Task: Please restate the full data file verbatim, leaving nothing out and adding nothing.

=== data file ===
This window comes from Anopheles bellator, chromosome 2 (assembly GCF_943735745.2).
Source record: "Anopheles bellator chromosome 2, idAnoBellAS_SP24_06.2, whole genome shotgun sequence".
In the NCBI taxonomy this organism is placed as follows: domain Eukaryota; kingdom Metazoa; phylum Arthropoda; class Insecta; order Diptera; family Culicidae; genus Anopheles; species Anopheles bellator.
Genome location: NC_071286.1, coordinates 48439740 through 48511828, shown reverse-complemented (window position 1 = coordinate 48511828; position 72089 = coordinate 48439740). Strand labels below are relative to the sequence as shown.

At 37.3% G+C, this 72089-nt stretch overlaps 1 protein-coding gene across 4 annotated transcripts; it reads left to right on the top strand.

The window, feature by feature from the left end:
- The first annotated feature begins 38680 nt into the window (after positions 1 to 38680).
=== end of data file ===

This window comes from Anopheles bellator, chromosome 2 (assembly GCF_943735745.2).
Source record: "Anopheles bellator chromosome 2, idAnoBellAS_SP24_06.2, whole genome shotgun sequence".
In the NCBI taxonomy this organism is placed as follows: domain Eukaryota; kingdom Metazoa; phylum Arthropoda; class Insecta; order Diptera; family Culicidae; genus Anopheles; species Anopheles bellator.
Genome location: NC_071286.1, coordinates 48439740 through 48511828, shown reverse-complemented (window position 1 = coordinate 48511828; position 72089 = coordinate 48439740). Strand labels below are relative to the sequence as shown.

At 37.3% G+C, this 72089-nt stretch overlaps 1 protein-coding gene across 4 annotated transcripts; it reads left to right on the top strand.

The window, feature by feature from the left end:
- The first annotated feature begins 38680 nt into the window (after positions 1 to 38680).